To put it simply.....to manipulate/vary control and trajectory.
For example, in a normal set of iron shafts, the shafts are tip trimmed progressively more from 3i to wedge to stiffen them up and lower trajectory with the progressively higher lofted head.
In woods, its the same, you can tip trim a wood shaft more to stiffen the tip and lower the trajectory in a shaft when using it is a 3w versus a 5w. Tim Hewitt used to say that most wood shafts don't need tip trimming for many golfers and maintained that tipping instructions were only put in place to keep people from calling in and asking questions 😉
I typically play a stiff flex in my irons when using a stock set. however, i like high soft landing long irons , normal trajectory on mid-short irons and a low and boring trajectory in my wedges, as such I like to have softer than stiff flex shafts in my 4/5/6 and stiffer than stiff in my pw,gw,sw,lw ( a bit similar to to what flighted shafts try to achieve)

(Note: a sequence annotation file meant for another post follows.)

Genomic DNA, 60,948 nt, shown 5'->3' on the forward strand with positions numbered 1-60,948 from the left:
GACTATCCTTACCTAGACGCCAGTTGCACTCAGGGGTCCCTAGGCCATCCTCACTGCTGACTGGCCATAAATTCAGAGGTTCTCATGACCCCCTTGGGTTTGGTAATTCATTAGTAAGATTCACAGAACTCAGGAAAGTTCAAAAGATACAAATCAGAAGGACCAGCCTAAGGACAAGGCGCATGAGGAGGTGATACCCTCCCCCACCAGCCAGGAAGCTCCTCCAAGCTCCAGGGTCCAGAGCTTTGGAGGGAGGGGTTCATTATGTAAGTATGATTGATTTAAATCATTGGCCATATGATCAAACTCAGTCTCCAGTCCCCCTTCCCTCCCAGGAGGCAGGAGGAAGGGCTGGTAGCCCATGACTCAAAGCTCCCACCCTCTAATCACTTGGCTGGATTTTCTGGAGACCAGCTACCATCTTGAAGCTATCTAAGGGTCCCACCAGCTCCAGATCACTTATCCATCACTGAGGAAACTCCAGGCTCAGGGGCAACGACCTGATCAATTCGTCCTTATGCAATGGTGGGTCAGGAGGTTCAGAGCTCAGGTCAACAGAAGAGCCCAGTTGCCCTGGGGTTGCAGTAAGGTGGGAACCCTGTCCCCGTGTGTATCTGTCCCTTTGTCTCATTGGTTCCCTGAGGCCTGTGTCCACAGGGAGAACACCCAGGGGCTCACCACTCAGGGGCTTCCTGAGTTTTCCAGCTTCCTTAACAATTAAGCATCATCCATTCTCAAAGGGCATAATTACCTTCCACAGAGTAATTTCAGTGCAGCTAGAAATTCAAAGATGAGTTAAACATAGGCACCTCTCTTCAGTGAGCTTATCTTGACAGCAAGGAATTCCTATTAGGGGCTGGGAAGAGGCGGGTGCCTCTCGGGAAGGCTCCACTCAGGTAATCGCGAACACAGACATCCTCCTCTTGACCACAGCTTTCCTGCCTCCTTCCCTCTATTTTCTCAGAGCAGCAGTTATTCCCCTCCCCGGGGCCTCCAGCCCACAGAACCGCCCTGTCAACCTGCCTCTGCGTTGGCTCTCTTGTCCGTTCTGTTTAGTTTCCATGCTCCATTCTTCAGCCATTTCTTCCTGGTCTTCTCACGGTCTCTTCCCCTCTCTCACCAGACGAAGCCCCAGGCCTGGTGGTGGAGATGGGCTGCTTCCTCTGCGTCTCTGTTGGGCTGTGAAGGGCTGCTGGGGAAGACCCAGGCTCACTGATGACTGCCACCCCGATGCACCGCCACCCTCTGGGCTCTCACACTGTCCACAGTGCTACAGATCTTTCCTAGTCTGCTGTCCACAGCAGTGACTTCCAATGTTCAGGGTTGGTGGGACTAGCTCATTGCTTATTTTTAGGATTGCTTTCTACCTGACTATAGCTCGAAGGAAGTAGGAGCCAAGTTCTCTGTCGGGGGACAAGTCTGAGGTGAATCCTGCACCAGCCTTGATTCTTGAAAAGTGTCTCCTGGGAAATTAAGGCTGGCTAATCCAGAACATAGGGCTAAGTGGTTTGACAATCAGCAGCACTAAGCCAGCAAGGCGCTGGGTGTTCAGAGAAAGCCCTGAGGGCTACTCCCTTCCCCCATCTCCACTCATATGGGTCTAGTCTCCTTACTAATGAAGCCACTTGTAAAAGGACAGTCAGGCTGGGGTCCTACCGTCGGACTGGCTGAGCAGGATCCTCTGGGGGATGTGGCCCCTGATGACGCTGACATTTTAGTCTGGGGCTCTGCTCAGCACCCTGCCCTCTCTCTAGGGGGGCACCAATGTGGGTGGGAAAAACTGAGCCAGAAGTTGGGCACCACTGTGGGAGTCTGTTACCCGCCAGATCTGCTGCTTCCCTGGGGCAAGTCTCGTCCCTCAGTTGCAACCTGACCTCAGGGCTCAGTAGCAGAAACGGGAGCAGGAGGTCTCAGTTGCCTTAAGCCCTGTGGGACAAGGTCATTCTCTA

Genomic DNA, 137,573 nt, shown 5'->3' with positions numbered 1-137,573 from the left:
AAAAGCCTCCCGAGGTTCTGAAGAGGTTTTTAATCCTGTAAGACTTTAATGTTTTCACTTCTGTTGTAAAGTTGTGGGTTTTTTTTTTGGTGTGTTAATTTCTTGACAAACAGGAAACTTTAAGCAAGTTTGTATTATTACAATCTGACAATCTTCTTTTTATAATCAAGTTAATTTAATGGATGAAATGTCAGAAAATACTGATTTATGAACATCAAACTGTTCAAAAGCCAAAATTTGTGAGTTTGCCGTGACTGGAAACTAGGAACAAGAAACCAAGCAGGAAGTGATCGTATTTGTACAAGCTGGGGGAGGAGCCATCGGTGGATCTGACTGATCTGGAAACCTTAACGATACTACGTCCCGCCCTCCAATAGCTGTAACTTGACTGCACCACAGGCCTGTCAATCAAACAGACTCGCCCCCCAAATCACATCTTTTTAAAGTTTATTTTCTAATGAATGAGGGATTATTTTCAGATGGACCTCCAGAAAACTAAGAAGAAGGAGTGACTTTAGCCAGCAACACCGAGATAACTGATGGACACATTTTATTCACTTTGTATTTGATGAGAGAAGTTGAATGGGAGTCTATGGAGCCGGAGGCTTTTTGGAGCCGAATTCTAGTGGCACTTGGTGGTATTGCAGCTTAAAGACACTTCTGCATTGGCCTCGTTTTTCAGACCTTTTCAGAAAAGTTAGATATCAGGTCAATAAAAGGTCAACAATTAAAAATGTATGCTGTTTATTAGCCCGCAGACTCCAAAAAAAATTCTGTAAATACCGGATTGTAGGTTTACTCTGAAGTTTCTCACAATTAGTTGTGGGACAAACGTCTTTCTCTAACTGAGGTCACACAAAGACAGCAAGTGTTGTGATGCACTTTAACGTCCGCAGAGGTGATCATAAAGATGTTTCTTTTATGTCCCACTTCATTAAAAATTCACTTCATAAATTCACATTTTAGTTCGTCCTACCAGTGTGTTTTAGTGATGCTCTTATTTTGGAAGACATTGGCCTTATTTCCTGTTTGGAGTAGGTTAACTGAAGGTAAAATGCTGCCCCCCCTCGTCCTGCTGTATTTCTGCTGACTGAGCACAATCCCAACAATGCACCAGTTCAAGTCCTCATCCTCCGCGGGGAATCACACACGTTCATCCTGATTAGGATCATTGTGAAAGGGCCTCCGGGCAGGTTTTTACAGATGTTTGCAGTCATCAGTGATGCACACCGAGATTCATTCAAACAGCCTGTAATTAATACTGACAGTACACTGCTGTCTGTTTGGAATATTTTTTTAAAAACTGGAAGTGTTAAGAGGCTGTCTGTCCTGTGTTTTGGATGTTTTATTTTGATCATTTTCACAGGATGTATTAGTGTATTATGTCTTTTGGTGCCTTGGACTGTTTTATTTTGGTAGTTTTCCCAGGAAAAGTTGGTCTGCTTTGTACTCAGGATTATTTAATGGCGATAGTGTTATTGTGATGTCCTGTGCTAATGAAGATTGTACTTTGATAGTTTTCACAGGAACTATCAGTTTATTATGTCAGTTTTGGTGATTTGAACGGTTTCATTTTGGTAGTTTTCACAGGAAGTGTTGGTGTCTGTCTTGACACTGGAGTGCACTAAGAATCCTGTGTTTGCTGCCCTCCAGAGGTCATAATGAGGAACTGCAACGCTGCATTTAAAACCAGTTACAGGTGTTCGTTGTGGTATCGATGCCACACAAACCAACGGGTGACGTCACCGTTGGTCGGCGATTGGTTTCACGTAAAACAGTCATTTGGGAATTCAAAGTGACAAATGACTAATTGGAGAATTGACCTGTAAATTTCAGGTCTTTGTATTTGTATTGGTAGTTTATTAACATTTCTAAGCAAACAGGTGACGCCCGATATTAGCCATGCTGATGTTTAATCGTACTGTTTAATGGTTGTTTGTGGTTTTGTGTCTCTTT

same in my driver, last year I used regular, stiff and xtra stiff shafts in my drivers. when using a 9 Ping G30 I used a regular flex, as the combo of loft and shaft gave me the correct trajectory. In my Cobra 10.5 , I used an X-flex Graff Blue and got the same perfect trajectory.
Stiffness really only affects two main parameters, trajectory and feel.
I'd also say that a third parameter , dispersion, is also improved with increased shaft stiffness, as long as one doesn't overswing
I also manipulate shaft stiffness with head weight.
then there is the whole issue of no standard between shaft companies on what the Letter X, S, R mean. one companies S can be another companies R and even within the same shaft model a shaft that is labelled S might actually be an X or R